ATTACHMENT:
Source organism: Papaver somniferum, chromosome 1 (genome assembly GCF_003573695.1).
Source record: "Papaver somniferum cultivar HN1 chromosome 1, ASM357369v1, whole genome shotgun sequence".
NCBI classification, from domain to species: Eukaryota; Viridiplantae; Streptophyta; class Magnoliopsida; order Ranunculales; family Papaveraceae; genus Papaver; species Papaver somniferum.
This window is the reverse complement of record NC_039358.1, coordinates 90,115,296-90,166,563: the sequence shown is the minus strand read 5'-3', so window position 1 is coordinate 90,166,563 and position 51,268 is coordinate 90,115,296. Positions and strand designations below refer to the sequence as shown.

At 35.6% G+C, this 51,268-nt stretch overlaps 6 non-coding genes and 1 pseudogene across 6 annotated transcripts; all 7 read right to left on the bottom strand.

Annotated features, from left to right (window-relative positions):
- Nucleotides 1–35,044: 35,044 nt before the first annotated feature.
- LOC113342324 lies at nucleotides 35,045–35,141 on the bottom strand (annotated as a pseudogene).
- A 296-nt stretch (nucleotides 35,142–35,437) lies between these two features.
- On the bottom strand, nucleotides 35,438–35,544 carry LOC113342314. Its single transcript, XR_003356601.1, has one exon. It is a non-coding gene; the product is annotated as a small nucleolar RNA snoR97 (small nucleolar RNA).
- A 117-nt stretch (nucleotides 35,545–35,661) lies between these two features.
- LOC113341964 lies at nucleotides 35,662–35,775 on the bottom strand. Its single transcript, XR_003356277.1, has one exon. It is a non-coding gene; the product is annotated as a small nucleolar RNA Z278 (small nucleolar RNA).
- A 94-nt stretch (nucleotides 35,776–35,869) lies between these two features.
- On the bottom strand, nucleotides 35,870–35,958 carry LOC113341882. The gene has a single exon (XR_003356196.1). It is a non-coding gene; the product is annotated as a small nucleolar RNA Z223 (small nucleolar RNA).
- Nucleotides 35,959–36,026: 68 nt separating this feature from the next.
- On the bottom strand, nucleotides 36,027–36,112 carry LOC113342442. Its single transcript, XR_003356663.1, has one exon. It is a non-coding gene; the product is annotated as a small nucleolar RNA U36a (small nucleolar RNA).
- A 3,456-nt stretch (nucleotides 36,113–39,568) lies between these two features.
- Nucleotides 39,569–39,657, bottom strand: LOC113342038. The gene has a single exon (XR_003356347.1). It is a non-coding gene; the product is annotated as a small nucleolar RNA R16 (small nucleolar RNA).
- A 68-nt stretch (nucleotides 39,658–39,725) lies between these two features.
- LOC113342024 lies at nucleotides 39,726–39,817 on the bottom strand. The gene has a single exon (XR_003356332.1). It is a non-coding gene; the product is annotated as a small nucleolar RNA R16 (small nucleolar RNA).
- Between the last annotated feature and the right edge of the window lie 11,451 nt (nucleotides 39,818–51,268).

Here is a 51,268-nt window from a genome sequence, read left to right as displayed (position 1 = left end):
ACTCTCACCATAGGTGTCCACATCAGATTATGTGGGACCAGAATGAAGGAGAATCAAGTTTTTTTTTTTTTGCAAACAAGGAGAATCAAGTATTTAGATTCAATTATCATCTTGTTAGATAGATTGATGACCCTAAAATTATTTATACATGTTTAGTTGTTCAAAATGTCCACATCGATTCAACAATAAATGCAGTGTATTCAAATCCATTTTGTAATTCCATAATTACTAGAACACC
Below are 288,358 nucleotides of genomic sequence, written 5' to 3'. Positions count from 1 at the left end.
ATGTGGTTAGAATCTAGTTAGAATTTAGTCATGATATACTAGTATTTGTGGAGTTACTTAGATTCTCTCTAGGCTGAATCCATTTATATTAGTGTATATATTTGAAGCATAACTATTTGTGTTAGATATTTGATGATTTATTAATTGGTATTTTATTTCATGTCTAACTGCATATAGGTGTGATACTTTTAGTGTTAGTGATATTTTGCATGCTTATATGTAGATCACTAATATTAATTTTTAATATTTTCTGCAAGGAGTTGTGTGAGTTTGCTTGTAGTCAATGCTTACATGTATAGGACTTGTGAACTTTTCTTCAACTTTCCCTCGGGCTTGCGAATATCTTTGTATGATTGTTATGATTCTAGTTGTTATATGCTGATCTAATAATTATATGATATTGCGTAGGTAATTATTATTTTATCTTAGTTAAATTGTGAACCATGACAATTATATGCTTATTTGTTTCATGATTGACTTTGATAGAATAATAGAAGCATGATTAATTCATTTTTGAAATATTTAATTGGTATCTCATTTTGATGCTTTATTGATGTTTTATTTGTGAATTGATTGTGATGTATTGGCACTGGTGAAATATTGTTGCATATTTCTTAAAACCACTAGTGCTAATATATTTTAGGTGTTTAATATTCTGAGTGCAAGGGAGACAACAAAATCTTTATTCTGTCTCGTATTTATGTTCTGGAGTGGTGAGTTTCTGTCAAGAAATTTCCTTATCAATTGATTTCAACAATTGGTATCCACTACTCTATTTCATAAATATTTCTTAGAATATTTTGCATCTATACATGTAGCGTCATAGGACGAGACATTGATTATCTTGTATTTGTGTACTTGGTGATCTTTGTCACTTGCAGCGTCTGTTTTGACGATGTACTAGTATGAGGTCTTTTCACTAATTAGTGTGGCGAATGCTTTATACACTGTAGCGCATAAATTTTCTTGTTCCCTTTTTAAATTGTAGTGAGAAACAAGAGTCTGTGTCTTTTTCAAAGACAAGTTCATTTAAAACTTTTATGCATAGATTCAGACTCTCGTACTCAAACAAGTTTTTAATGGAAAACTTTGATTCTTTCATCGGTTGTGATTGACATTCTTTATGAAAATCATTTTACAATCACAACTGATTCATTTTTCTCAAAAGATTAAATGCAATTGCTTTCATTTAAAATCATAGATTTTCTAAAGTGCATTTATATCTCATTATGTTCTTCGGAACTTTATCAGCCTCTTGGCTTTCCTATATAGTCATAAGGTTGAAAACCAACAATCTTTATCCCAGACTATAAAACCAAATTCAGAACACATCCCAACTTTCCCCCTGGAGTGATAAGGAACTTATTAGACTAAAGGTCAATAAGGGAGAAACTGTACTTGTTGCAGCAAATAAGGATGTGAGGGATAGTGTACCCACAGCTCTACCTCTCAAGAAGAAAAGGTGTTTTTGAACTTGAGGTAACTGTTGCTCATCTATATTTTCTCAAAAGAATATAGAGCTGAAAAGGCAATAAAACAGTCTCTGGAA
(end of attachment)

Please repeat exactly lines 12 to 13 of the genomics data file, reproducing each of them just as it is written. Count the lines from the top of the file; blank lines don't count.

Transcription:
- LOC113341964 lies at nucleotides 35,662–35,775 on the bottom strand. Its single transcript, XR_003356277.1, has one exon. It is a non-coding gene; the product is annotated as a small nucleolar RNA Z278 (small nucleolar RNA).
- A 94-nt stretch (nucleotides 35,776–35,869) lies between these two features.